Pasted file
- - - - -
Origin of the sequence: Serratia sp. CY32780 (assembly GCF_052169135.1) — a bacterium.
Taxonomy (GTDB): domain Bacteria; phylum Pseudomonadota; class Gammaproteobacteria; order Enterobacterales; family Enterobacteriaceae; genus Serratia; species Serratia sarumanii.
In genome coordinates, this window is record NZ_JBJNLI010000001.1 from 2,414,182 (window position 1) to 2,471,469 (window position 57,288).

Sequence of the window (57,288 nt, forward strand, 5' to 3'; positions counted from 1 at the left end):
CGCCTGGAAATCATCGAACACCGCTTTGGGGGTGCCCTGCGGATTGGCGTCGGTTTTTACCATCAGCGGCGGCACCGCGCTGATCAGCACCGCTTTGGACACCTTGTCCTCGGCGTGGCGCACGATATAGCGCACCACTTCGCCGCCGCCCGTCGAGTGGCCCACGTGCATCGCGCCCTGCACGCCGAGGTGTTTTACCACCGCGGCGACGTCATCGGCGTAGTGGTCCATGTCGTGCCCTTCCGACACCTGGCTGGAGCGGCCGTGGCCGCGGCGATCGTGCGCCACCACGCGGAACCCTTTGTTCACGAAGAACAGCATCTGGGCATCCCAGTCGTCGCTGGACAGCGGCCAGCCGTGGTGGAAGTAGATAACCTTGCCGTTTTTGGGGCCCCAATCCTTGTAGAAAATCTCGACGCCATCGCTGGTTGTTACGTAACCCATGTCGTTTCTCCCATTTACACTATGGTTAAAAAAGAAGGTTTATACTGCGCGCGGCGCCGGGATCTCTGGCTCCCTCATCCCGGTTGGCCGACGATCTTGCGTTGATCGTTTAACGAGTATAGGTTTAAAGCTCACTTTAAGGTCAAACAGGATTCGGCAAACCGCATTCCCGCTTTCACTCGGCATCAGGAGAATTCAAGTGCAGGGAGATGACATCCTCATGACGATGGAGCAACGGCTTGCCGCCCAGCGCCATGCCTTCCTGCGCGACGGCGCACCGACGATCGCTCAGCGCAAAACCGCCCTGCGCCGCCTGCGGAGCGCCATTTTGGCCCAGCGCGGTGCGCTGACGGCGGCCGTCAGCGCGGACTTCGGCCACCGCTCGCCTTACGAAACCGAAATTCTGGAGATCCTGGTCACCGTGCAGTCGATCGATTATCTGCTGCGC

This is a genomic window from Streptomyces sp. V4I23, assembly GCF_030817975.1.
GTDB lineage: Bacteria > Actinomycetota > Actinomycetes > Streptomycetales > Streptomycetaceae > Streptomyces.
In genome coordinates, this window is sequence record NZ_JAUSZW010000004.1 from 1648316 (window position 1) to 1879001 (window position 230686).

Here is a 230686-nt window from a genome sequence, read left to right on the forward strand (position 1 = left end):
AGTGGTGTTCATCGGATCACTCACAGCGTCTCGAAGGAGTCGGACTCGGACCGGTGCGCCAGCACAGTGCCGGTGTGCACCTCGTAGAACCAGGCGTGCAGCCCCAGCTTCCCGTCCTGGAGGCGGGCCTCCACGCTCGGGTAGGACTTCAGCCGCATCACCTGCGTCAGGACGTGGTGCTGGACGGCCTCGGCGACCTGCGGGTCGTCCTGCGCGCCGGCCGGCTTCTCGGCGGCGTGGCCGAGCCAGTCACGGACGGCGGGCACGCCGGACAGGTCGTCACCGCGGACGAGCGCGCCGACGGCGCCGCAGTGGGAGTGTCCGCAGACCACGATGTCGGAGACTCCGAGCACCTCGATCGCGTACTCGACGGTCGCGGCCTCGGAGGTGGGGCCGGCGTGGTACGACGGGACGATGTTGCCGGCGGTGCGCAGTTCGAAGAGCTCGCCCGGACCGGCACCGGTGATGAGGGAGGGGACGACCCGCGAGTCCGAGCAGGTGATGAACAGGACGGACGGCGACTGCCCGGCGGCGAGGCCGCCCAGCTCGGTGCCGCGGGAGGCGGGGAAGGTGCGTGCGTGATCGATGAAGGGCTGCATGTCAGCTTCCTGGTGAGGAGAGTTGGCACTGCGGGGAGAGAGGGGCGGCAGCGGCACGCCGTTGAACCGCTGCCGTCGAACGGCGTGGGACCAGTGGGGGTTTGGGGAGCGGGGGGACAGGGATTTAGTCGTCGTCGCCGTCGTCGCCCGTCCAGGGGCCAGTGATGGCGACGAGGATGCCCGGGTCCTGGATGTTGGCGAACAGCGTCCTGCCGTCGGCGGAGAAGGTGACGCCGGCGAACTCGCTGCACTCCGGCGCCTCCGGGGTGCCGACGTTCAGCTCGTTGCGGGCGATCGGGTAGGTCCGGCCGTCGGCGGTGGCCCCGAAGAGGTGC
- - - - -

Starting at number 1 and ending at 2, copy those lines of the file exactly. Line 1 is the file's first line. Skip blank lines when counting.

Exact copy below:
Origin of the sequence: Serratia sp. CY32780 (assembly GCF_052169135.1) — a bacterium.
Taxonomy (GTDB): domain Bacteria; phylum Pseudomonadota; class Gammaproteobacteria; order Enterobacterales; family Enterobacteriaceae; genus Serratia; species Serratia sarumanii.